Richardgw

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Deep canal like rivers - sounds like Denmark. These might help - depth and movement to both fly and lure.


 

rotenone

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Franc and snaelda or snaelda or Francis flies fished on a skagit, deep but with enough speed
 

goosander

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Hey there,

Wanted to ask for advice regarding fishing in my home river - Neris. Some other rivers might have similar conditions too. I will try to explain the situation.

We have late springer season with very high water temperatures every year. 17c or above. It’s more like summer run actually. River is deep and not the fastest one. This year water is not just warm, but coloured and quite high too. Salmon is known to be in the river, but since water is warm and their journey was long (we are fishing pools about 300km from the sea) we do not expect them to be eager to take any fly. What approach would you recommend? Worth sinking? And what about fly size and choice?

I hope some one will have something too say.

Best wishes
j.
Where about are you.
Bob.
 

salarchaser

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I'm not fishing for Atlantic Salmon here but you mentioned 'Color' in the water. Although our Pacific salmon are quite different than your fish they are still fish and when the water gets to the point where standing in 2 foot of water I can't see my feet I consider fishing a lost cause. I'm not going to say that a salmon can't be captured in such water but we have to put a fly almost on the nose of the fish in order for it to be seen. Unless the pool or run is absolutely crammed with salmon this on the nose business can lead to a very long day.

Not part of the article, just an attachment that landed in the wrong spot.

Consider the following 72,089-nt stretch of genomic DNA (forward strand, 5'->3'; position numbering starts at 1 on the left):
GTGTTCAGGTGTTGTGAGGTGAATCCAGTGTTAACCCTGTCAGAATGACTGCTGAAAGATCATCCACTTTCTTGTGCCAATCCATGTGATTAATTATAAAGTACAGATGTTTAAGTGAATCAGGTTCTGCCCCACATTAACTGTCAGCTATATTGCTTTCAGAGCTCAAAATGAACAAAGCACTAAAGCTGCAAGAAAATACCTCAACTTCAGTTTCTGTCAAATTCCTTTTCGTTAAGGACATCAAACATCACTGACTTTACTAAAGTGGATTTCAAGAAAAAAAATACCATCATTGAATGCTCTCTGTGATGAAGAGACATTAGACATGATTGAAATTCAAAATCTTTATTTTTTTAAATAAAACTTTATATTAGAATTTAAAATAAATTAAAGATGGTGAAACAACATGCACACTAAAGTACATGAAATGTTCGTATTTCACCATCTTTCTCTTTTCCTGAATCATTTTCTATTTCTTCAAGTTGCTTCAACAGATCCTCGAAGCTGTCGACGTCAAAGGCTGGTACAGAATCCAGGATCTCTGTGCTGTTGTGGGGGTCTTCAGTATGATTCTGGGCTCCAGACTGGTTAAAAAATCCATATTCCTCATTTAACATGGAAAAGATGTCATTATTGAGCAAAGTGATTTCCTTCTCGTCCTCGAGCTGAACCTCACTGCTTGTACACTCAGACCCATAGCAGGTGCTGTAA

I have 2 rivers within a reasonable drive, one is fed by snow melt and glacial melt in the mountains and the other by wetland drainage. The glacial river has fish and big fish however the color is so high as I write I haven't bothered trying it yet this year. It will eventually clear up but when is the question? The river fed by wetland drainage is a tea color much like many of your rivers and visibility stays good even when it's high but it can warm quickly. The fish run smaller in this river but for now it is my destination. Based on what I deal with here and what you wrote I'd be traveling to a nice tannin colored river to do my fishing for now.
I was always told visibility should be B&B for fishing the fly.
When you're up to your b@llocks you need to be able to see your boots.
 

Auldghillie

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Hey there,

Wanted to ask for advice regarding fishing in my home river - Neris. Some other rivers might have similar conditions too. I will try to explain the situation.

We have late springer season with very high water temperatures every year. 17c or above. It’s more like summer run actually. River is deep and not the fastest one. This year water is not just warm, but coloured and quite high too. Salmon is known to be in the river, but since water is warm and their journey was long (we are fishing pools about 300km from the sea) we do not expect them to be eager to take any fly. What approach would you recommend? Worth sinking? And what about fly size and choice?

I hope some one will have something too say.

Best wishes
j.
I’ve seen your later post. Put 2 rods up with long belly intermediate and medium sink lines respectively. In the deep pools use the medium and weight the fly according to the current and depth. Try and fish as small as you can using mends if you cannot get deep enough. In the runs switch to the intermediate. I doubt whether you ever need to use a fly less than 25mm. Use some red in the fly if the fish are not fresh. Work the fly in the slower water and handline, strip or back up in very still water. AG